Robotic cars

Recent robotic car news

Published 5.12.2017
A brief look at some recent news in the robotic car market, and it's hard to mention robotic cars these days without talking about Waymo's lawsuit against Uber.

The judge in the Waymo-Uber suit continues to be impressed with the breadth of the evidence that Waymo has assembled. There is plenty of evidence that Anthony Levandowski stole the files ust before he quit Google. However, there is still no evidence that Uber has the files. The judge ordered Uber to expand its search, but given Uber’s history, does anyone reading this think Uber can be believed?

The judge also denied Uber’s request to have the case decided in arbitration, which means the case will be settled in public— although the two companies could still work out a settlement without an arbiter before the trial.

Not only will there be a trial, but Judge William Alsup also referred the case to the U.S. Attorney for investigation of possible theft of trade secrets, a move that suggests the Uber engineer at the center of the case could face criminal charges.

Levandowski has taken the 5th, and that was a factor in the judge’s decision to deny arbitration.

“Even though he is not a defendant here,” Alsup wrote in the court filings, “Levandowski’s assertion of his Fifth Amendment privilege has obstructed and continues to obstruct both discovery and defendants’ ability to construct a complete narrative as to the fate of Waymo’s purloined files. As a practical matter, it is hard to imagine how consolidating proceedings as to Levandowski and defendants, whether here or in arbitration, could alleviate these difficulties.”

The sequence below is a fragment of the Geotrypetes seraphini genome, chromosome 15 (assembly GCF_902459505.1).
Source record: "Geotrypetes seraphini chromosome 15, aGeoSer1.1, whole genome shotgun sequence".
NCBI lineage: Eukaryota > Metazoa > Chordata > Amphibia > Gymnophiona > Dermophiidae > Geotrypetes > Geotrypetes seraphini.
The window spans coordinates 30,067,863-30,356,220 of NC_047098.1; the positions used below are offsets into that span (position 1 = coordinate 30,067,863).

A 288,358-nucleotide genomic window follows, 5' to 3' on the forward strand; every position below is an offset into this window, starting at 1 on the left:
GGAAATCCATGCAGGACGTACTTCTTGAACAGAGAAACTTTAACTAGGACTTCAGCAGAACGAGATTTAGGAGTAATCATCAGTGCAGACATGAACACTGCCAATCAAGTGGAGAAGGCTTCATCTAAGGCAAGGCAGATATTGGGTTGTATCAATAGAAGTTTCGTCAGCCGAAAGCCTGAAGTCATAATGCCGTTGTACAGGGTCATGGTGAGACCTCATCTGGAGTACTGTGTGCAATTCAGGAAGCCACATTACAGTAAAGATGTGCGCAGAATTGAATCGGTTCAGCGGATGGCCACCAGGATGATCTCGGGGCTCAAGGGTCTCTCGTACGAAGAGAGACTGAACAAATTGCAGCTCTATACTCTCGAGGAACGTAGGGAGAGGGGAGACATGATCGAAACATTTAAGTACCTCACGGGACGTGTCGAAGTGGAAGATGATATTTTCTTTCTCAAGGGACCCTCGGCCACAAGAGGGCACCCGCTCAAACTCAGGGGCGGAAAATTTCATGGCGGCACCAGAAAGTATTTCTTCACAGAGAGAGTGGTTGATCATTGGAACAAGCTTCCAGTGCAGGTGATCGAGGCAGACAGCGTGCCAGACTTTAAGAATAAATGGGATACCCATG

Here's a different take: Robotic cars will kill Uber? TTJ has been saying for a while that Uber’s future depends on robots. the company desperately wants to rid itself of its expensive drivers, and can not be late to the party. Ford has clearly indicated that it is going to challenge Uber as a ride provider.

Hence the need to steal the technology needed from Waymo. Waymo seems to have found a carmaker in Fiat willing to cede some control of the car experience. Fiat has not robotic car effort, and is not looking to steal the technology but buy it. Waymo has indicated that it does not want to make cars.

Uber’s philosophy, both internally and in its pitch to consumers, is that it’s a hassle to own a car. The irony is, for the pay-by-the-ride future of transportation to be realized, someone has to own a lot of cars. Chances are, it won’t be Uber.

Rather than product providers, carmakers are to become service providers, at least in this thesis. I am not convinced.

All of this is part of what auto makers and ride-hailing companies anticipate will be a larger transition to “transportation-as-a-service”—potentially the end of widespread vehicle ownership in developed countries. Subscribing to such a service for all of a person’s transportation needs within a typical American city could cost anywhere from 10% to 25% what an average consumer now spends on owning, maintaining and insuring a vehicle, says Tony Seba, co-founder of technology think tank RethinkX. Cost savings on that order could lead to rapid adoption akin to the touchscreen smartphone revolution, he argues.